Source: NCI (NIH)7

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While cancer survivors are living longer after their diagnosis, at least one-third of the more than 14 million survivors in the United States face physical, mental, social, job, or financial problems related to their cancer experience. These effects are also felt by family members, friends, and others who provide comfort and care to survivors.

Source: CDC Features8

Carer Issues with Cancer

“Cancer caregivers often spend more hours per day providing more intensive care over a shorter period of time,” Kent says. “The health of cancer patients can deteriorate quickly, which can cause heightened stress for caregivers. And aggressive cancer treatments can leave patients greatly weakened. They may need extra care, and their medications may need to be monitored more often.”

Cancer survivorship, too, can bring intense levels of uncertainty and anxiety. “A hallmark of cancer is that it may return months or even years later,” Kent says. “Both cancer survivors and their caregivers may struggle to live with ongoing fear and stress of a cancer recurrence.”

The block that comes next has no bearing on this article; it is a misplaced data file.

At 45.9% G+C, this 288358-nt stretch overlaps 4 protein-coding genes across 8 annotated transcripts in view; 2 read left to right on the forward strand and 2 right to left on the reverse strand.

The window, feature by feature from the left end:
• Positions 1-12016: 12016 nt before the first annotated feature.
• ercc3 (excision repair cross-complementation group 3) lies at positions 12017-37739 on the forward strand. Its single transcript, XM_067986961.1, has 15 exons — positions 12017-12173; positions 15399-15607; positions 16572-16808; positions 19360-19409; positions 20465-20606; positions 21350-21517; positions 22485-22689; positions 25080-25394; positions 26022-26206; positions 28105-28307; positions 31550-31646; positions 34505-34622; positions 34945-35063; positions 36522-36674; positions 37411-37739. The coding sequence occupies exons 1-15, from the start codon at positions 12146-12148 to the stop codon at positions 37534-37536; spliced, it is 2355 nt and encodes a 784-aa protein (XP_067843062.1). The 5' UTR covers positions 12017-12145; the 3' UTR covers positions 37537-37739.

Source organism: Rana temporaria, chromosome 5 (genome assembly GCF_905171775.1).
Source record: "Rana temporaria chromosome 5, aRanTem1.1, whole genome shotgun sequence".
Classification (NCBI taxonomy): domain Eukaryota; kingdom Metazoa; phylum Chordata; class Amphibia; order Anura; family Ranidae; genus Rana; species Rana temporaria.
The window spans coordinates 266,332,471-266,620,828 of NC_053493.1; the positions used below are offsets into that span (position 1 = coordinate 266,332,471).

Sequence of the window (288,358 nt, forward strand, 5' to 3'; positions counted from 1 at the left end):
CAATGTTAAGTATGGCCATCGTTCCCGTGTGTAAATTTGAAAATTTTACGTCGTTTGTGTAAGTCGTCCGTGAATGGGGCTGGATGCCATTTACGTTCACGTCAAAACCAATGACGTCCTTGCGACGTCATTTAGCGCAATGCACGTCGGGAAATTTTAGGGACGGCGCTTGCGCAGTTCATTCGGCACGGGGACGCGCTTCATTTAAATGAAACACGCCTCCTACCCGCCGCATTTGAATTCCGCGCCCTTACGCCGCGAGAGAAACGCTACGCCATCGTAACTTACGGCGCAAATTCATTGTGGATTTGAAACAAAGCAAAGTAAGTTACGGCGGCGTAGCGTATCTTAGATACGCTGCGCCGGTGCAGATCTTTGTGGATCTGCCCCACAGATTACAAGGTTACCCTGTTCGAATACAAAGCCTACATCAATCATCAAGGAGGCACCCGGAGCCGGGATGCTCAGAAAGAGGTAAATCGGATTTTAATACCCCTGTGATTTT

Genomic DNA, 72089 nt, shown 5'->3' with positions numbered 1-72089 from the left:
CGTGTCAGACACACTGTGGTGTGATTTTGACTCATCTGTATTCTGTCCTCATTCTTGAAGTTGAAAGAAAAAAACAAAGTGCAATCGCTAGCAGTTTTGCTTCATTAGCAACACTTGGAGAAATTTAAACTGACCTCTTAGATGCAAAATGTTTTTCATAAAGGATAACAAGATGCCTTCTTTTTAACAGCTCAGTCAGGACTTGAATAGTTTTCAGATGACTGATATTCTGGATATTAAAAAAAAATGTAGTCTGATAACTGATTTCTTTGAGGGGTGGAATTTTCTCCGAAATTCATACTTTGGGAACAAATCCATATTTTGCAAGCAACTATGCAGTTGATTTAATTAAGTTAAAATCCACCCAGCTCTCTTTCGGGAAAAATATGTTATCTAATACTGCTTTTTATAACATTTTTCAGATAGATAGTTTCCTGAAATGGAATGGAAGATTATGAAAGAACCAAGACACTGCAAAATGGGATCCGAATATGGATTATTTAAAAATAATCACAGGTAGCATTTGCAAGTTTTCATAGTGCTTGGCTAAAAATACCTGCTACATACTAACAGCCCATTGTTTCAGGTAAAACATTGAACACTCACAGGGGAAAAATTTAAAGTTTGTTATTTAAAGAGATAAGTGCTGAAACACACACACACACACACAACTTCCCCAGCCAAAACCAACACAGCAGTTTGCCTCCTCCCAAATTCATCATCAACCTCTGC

Source: NIH News in Health (NIH)9

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People who have cancer often live at home and get help from informal caregivers—people who help them without being paid. The majority of caregivers are women.

Source: CDC Features10

Social Issues with Cancer

Who has access to a person’s genetic test results?

Medical test results are normally included in a person’s medical records, particularly if a doctor or other health care provider has ordered the test or has been consulted about the test results. Therefore, people considering genetic testing must understand that their results may become known to other people or organizations that have legitimate, legal access to their medical records, such as their insurance company or employer, if their employer provides the patient’s health insurance as a benefit.